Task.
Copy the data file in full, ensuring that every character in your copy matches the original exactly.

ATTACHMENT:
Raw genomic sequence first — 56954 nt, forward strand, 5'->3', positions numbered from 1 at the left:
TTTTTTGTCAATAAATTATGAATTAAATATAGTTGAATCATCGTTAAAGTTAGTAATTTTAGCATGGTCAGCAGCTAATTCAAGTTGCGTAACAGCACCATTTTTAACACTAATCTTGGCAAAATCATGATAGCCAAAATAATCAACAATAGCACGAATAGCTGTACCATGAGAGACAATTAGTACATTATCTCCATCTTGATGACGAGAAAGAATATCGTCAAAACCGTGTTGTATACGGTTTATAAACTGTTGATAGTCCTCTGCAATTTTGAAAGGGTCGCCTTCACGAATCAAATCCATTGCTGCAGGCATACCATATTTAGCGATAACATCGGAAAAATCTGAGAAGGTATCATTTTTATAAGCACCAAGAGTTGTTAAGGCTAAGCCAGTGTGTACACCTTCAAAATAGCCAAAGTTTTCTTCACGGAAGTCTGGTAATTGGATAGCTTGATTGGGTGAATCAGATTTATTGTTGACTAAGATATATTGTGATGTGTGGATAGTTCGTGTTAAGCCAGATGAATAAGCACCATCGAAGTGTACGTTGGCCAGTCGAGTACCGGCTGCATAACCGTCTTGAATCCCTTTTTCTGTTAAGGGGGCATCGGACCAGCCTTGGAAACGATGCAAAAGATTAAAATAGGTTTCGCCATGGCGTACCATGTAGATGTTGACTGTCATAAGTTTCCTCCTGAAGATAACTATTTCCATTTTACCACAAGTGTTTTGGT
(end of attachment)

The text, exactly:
Raw genomic sequence first — 56954 nt, forward strand, 5'->3', positions numbered from 1 at the left:
TTTTTTGTCAATAAATTATGAATTAAATATAGTTGAATCATCGTTAAAGTTAGTAATTTTAGCATGGTCAGCAGCTAATTCAAGTTGCGTAACAGCACCATTTTTAACACTAATCTTGGCAAAATCATGATAGCCAAAATAATCAACAATAGCACGAATAGCTGTACCATGAGAGACAATTAGTACATTATCTCCATCTTGATGACGAGAAAGAATATCGTCAAAACCGTGTTGTATACGGTTTATAAACTGTTGATAGTCCTCTGCAATTTTGAAAGGGTCGCCTTCACGAATCAAATCCATTGCTGCAGGCATACCATATTTAGCGATAACATCGGAAAAATCTGAGAAGGTATCATTTTTATAAGCACCAAGAGTTGTTAAGGCTAAGCCAGTGTGTACACCTTCAAAATAGCCAAAGTTTTCTTCACGGAAGTCTGGTAATTGGATAGCTTGATTGGGTGAATCAGATTTATTGTTGACTAAGATATATTGTGATGTGTGGATAGTTCGTGTTAAGCCAGATGAATAAGCACCATCGAAGTGTACGTTGGCCAGTCGAGTACCGGCTGCATAACCGTCTTGAATCCCTTTTTCTGTTAAGGGGGCATCGGACCAGCCTTGGAAACGATGCAAAAGATTAAAATAGGTTTCGCCATGGCGTACCATGTAGATGTTGACTGTCATAAGTTTCCTCCTGAAGATAACTATTTCCATTTTACCACAAGTGTTTTGGT